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LOST IN AMERICA // When the benefits run out

Bernardina Lorenzo Rodriguez does not know where her next meal will come from. And soon, she will have to worry whether she'll even have a roof over her head.

But Lorenzo, an 84-year-old Cuban refugee who came to Miami during the Mariel boatlift 17 years ago, is proud to live in America.

Last week, the state of Florida told Lorenzo she would no longer receive her $15 in food stamps. Then, the Social Security Administration wrote that by August, she would lose $484 in monthly federal aid. As a non-citizen, Lorenzo no longer is eligible for federal assistance.

Lorenzo is worried she may starve by summertime, but she is not bitter.

"Bitter?" she said in Spanish. "Nothing is worse than Communism! There is still freedom for every individual. Freedom to come and go without being asked by the Block Committee where I'm going or where I've been."

For about 100,000 elderly and disabled Floridians _ some encouraged to "vote with their feet" by fleeing Communism in Latin America _ freedom may be the only thing left to sustain them.

In a controversial provision of last year's landmark welfare reform law, Congress decided to withdraw public assistance to all legal immigrants who are not U.S. citizens. About 40 percent of the welfare bill's savings, or $24-billion, comes from eliminating public assistance payments for immigrants.

Don Winstead, Florida's welfare reform administrator for the Department of Children and Families, said 98,000 Floridians will lose food stamps under the new policy and 54,000 of the state's elderly and disabled will lose Supplemental Security Income, a cash benefit set aside for the nation's neediest.

Some immigrants who are losing the cash benefit also will be eliminated from Medicaid, a joint state and federal program that pays medical bills for indigents. State officials, however, have agreed to continue the Medicaid payments, meaning more than 2,300 elderly immigrants will not be forced out of nursing homes in Florida, Winstead said.

The Florida Legislature is considering picking up the federal benefits, but elderly advocates hold little hope. The price tag tops $300-million, Winstead said. Lawmakers already have warned it could be a lean year, indeed, especially for social programs.

"This could have the most significant impact of anything I've seen in 30 years working in aging," said E. Bentley Lipscomb, who heads the state's Department of Elder Affairs. "The potential consequences are extremely serious."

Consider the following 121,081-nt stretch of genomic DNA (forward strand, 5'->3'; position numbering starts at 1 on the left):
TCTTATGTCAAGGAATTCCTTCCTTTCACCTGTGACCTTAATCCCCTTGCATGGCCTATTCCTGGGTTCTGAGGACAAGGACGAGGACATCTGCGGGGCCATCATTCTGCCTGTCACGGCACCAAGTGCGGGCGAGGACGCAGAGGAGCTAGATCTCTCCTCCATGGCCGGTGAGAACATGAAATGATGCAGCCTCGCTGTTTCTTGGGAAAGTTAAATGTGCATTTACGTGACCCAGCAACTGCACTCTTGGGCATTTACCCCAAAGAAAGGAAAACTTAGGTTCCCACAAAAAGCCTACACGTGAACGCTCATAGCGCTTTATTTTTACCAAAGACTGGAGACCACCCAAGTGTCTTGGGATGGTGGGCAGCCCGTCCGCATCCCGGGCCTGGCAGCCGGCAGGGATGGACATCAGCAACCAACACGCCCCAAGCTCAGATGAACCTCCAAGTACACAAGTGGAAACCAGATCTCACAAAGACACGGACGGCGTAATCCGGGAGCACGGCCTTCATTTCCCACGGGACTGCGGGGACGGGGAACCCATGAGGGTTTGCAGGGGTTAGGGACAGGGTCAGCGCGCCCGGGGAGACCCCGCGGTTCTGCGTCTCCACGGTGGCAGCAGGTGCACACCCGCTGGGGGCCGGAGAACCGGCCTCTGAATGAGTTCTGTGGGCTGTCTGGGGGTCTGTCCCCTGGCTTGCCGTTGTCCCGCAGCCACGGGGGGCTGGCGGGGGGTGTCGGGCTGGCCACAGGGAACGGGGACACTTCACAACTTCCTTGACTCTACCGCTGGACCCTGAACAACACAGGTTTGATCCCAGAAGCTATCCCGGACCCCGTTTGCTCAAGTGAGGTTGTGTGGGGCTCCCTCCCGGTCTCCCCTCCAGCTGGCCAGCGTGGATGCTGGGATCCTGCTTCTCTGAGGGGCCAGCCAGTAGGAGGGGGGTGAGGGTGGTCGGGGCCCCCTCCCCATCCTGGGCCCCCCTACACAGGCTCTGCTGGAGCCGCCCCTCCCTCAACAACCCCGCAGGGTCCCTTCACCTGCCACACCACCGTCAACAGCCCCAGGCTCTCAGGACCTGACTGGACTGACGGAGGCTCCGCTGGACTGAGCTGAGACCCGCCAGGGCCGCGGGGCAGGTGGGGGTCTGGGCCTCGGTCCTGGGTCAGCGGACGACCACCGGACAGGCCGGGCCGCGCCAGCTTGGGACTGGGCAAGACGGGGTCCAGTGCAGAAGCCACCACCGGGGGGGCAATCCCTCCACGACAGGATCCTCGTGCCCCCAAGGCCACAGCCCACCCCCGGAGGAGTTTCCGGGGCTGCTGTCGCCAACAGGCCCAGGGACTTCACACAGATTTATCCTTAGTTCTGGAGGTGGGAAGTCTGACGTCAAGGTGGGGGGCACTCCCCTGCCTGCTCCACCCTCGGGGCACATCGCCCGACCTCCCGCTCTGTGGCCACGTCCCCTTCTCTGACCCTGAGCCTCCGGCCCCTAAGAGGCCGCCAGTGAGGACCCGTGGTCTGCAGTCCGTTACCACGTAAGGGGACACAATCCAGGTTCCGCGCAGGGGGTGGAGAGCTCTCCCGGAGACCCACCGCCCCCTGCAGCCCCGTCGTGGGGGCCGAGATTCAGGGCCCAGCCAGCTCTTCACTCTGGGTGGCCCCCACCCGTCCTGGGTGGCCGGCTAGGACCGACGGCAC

"We've got a crisis," said Josefina Carbonell, president of the Little Havana Activities and Nutrition Centers in Miami. "Hurricane Andrew was nothing compared to this."

$484 in monthly benefits

To qualify for Supplemental Security Income applicants must demonstrate they have virtually nothing. Though it varies by state, most applicants can have no more than a few hundred dollars a month in income and less than $2,000 in assets.

Throughout the United States, legal immigrants will lose the cash benefits by August. Some recipients already have been told they will receive no more food stamps by next month, Carbonell said.

About 10,000 Floridians use federal SSI checks _ as well as a small state supplement _ to pay the $612 monthly rent at assisted living facilities, group homes for the elderly or disabled who do not need the skilled care of a nursing home, said state Rep. Mary Brennan, a Pinellas Park Democrat who has lobbied hard for social services.

In Pinellas and Pasco alone, about 10 percent of the 1,000 assisted living residents may lose their income because of the federal aid cutoff, said Margot McBath, a management consultant with the children and families department in Pinellas.

Ironically, luck favors the weakest and most frail. Because some of the elderly already are on the "borderline" for needing skilled care, they can simply be moved to a nursing home, McBath said. Medicaid, which will be continued in Florida, will then pay the bill _ thousands of dollars more each month than a boarding home.

When asked what will become of the assisted living residents not fortunate enough to land in a nursing home, McBath can offer only silence.

For many, the food stamps and SSI payments are all that stands between abject poverty and destitution.

Lorenzo, who is 84 and suffers from diabetes and hypertension, is among them.

Even with the $484 in monthly benefits, Lorenzo can only pay her bills with help from her only living relative, a niece in Puerto Rico. Lorenzo's rent alone is $450 per month, and sometimes she pays 50 cents for a hot lunch at the Little Havana nutrition center. For dinner, Lorenzo drinks cafe con leche, Cuban coffee with milk, and eats either crackers or bread.

To pass the time, Lorenzo writes poems.